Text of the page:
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Hum Brain Mapp. 2015 Jan;36(1):150-69. doi: 10.1002/hbm.22619. Epub 2014 Aug 27.

Brain size, sex, and the aging brain.

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Division Neuropsychology, Institute of Psychology, University of Zurich, Switzerland; Center for Integrative Human Physiology, University of Zurich, Switzerland; International Normal Aging and Plasticity Imaging Center (INAPIC), University of Zurich, Switzerland; University Research Priority Program (URPP) "Dynamics of Healthy Aging", University of Zurich, Switzerland; Department of Special Education, King Abdulaziz University, Jeddah, Saudi Arabia.


This study was conducted to examine the statistical influence of brain size on cortical, subcortical, and cerebellar compartmental volumes. This brain size influence was especially studied to delineate interactions with Sex and Age. Here, we studied 856 healthy subjects of which 533 are classified as young and 323 as old. Using an automated segmentation procedure cortical (gray and white matter [GM and WM] including the corpus callosum), cerebellar (GM and WM), and subcortical (thalamus, putamen, pallidum, caudatus, hippocampus, amygdala, and accumbens) volumes were measured and subjected to statistical analyses. These analyses revealed that brain size and age exert substantial statistical influences on nearly all compartmental volumes. Analyzing the raw compartmental volumes replicated the frequently reported Sex differences in compartmental volumes with men showing larger volumes. However, when statistically controlling for brain size Sex differences and Sex × Age interactions practically disappear. Thus, brain size is more important than Sex in explaining interindividual differences in compartmental volumes. The influence of brain size is discussed in the context of an allometric scaling of the compartmental volumes.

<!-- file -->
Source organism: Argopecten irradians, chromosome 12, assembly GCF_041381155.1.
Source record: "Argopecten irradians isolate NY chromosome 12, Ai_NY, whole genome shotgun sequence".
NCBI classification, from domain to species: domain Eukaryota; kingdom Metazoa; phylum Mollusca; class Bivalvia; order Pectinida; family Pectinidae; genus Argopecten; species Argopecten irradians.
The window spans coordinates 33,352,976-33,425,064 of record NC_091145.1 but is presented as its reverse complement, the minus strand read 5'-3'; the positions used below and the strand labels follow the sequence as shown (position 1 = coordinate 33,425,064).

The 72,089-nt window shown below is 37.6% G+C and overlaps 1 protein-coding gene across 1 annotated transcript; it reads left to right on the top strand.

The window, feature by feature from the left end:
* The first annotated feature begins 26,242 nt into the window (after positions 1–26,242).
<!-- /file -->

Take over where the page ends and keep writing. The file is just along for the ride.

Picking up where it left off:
brain size; magnetic resonance imaging; morphometry; neuroanatomy; sex differences

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